Not all the crops harvested this fall were grown by me. Today I finished wild rice that I had collected several weeks ago: knocking the rice kernels into the bottom of a canoe while my partner poled the canoe through the tall grass. This was the first time I've been able to parch and winnow my own rice, completing the whole process. It boggles my mind that I can spend a day in a canoe on a lake, and another day hanging out with friends by a wood fire and end up with my year's supply of rice. I would have to spend a great deal more work than that to grow other types of my own grain! Today, wild rice is under threat from a variety of sources: genetic contamination from cultivated wild rice, and water pollution. Even slight increases in sulfur in the water (from industrial processes like mining) will negatively impact the rice beds. Yet another reason -- cultural, economic, and ecological -- to protect the Lake Superior watershed I call home.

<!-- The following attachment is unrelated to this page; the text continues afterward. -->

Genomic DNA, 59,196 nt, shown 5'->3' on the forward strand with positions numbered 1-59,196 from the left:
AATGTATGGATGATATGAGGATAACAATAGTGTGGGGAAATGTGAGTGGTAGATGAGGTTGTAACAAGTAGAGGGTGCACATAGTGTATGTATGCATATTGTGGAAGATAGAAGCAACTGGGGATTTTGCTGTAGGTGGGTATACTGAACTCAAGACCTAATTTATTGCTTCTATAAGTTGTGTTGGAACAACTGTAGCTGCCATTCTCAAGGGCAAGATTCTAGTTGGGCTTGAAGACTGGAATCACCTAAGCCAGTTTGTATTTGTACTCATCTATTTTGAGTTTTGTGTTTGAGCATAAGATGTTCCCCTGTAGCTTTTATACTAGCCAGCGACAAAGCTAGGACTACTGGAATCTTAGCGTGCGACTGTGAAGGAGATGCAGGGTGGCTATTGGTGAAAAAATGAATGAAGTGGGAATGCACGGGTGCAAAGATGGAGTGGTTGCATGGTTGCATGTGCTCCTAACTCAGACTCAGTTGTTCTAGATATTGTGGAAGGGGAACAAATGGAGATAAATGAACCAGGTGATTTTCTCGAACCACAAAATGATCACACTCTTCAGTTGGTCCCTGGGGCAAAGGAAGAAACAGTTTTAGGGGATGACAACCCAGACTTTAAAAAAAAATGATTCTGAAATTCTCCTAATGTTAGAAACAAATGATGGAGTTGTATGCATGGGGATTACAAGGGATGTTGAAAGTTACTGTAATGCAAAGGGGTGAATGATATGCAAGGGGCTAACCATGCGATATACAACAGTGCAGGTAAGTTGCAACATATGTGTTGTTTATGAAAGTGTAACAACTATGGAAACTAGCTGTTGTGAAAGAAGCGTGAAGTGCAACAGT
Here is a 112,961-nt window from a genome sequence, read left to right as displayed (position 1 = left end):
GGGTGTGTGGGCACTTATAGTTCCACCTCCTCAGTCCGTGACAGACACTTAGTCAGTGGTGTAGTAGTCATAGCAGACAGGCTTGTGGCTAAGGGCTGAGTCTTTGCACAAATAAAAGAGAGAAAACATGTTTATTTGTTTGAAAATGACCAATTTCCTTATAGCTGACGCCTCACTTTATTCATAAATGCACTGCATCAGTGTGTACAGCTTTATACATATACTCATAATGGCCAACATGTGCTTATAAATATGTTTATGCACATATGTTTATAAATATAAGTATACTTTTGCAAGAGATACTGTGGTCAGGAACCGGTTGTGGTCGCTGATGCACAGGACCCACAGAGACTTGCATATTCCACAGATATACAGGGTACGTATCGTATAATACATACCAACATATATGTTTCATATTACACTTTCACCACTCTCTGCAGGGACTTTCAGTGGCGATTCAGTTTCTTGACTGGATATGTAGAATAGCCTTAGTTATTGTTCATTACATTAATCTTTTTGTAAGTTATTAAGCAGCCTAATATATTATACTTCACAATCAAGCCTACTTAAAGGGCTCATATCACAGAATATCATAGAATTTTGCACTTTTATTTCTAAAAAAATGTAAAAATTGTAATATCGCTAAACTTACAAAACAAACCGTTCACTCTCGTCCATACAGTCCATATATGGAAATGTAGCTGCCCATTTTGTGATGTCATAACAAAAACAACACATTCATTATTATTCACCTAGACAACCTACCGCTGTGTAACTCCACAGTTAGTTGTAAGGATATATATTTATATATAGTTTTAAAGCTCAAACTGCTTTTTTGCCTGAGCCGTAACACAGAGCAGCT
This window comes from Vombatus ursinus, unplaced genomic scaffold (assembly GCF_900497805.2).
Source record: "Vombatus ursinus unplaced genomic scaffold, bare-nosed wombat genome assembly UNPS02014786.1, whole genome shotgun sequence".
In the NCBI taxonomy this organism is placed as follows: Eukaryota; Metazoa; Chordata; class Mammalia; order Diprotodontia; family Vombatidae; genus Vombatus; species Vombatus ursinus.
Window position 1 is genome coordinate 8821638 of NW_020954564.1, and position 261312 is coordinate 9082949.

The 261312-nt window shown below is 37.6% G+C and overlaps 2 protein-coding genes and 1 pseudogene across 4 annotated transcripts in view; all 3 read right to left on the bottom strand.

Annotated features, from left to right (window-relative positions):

Dr. Clare Hintz has a B.S. Degree in Biology and Writing, a M.S. in Sustainable Systems with an emphasis in Agroecology, and a Ph.D. in Sustainability Education with a focus on Regenerative Agriculture. She currently teaches permaculture design and regenerative agriculture from her production permaculture farm in northern Wisconsin. She is the editor in chief of the Journal of Sustainability Education. In her spare time she knits, reads feminist science fiction and cooks really good food for friends.